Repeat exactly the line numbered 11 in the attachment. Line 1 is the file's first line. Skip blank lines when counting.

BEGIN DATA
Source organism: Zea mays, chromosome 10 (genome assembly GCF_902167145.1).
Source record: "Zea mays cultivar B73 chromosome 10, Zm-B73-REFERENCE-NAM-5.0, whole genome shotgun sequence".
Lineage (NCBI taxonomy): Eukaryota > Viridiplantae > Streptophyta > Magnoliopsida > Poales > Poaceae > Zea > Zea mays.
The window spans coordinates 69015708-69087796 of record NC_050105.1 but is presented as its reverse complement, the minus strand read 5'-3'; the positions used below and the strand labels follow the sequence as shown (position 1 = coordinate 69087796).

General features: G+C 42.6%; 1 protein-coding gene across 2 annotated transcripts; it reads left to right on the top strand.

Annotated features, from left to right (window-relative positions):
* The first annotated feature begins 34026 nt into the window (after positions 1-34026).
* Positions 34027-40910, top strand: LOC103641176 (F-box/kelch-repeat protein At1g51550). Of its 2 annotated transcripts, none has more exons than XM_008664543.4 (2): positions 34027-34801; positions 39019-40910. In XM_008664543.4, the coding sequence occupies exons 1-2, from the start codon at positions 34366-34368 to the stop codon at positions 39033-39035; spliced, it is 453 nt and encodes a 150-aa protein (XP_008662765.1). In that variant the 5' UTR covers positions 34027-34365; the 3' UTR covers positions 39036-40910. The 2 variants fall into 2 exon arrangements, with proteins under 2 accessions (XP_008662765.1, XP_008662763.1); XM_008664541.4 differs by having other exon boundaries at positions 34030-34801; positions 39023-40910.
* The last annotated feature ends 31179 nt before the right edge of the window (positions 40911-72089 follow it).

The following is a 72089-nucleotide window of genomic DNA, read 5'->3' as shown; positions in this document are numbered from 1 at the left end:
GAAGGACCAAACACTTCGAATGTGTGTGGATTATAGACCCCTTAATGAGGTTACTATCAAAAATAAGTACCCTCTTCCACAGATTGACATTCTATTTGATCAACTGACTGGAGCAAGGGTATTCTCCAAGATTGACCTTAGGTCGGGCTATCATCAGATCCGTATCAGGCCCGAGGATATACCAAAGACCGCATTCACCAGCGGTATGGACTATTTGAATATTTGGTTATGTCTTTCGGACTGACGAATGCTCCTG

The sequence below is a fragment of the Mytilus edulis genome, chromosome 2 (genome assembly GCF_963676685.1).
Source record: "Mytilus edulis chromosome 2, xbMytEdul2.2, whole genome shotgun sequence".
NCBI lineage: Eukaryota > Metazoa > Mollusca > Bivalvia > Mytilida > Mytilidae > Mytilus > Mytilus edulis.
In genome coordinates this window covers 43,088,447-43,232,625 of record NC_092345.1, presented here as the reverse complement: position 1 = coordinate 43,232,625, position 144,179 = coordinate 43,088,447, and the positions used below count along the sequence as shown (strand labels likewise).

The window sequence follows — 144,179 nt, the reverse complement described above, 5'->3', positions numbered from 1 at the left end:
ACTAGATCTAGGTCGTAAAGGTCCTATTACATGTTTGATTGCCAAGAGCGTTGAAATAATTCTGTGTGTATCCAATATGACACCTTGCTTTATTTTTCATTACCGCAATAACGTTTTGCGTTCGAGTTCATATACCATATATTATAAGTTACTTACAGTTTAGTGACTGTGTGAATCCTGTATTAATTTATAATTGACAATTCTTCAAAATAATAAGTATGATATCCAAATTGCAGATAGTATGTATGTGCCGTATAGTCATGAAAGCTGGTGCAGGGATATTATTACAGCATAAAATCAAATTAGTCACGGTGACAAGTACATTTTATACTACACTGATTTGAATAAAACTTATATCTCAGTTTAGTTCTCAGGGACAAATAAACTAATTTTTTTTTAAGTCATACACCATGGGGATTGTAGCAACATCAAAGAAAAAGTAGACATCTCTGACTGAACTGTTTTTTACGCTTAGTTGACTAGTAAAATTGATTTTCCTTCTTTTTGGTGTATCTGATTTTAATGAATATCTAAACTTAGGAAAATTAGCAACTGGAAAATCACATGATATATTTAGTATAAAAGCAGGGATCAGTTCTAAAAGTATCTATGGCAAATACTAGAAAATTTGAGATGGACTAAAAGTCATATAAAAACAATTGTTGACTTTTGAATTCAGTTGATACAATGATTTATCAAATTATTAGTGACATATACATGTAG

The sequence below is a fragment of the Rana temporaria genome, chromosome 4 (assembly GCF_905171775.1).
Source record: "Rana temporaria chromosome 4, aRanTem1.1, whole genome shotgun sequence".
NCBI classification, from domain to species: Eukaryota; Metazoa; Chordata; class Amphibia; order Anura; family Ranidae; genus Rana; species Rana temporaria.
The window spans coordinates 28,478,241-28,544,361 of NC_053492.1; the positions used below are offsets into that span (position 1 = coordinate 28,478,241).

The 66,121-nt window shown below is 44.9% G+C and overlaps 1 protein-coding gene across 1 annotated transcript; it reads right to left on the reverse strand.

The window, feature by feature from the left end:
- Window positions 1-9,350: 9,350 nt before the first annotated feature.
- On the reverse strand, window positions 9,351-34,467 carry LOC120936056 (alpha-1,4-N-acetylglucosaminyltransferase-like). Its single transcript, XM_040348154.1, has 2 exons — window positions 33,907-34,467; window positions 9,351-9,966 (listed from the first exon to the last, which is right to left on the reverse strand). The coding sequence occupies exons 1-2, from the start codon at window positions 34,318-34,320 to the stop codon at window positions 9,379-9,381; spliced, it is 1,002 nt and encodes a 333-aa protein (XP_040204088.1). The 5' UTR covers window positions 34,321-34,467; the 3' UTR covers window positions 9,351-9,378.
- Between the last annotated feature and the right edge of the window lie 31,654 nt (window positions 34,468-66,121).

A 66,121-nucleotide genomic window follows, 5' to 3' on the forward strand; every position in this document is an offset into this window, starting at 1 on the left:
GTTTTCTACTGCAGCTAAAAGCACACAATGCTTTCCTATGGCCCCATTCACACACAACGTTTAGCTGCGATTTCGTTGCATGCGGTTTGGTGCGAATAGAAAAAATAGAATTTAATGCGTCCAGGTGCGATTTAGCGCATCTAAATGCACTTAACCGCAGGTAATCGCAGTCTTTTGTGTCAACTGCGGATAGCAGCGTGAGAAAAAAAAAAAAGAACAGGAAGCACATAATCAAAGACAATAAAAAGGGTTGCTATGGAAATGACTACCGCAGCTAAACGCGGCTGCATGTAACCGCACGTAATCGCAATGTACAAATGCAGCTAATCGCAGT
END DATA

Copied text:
GAAGGACCAAACACTTCGAATGTGTGTGGATTATAGACCCCTTAATGAGGTTACTATCAAAAATAAGTACCCTCTTCCACAGATTGACATTCTATTTGATCAACTGACTGGAGCAAGGGTATTCTCCAAGATTGACCTTAGGTCGGGCTATCATCAGATCCGTATCAGGCCCGAGGATATACCAAAGACCGCATTCACCAGCGGTATGGACTATTTGAATATTTGGTTATGTCTTTCGGACTGACGAATGCTCCTG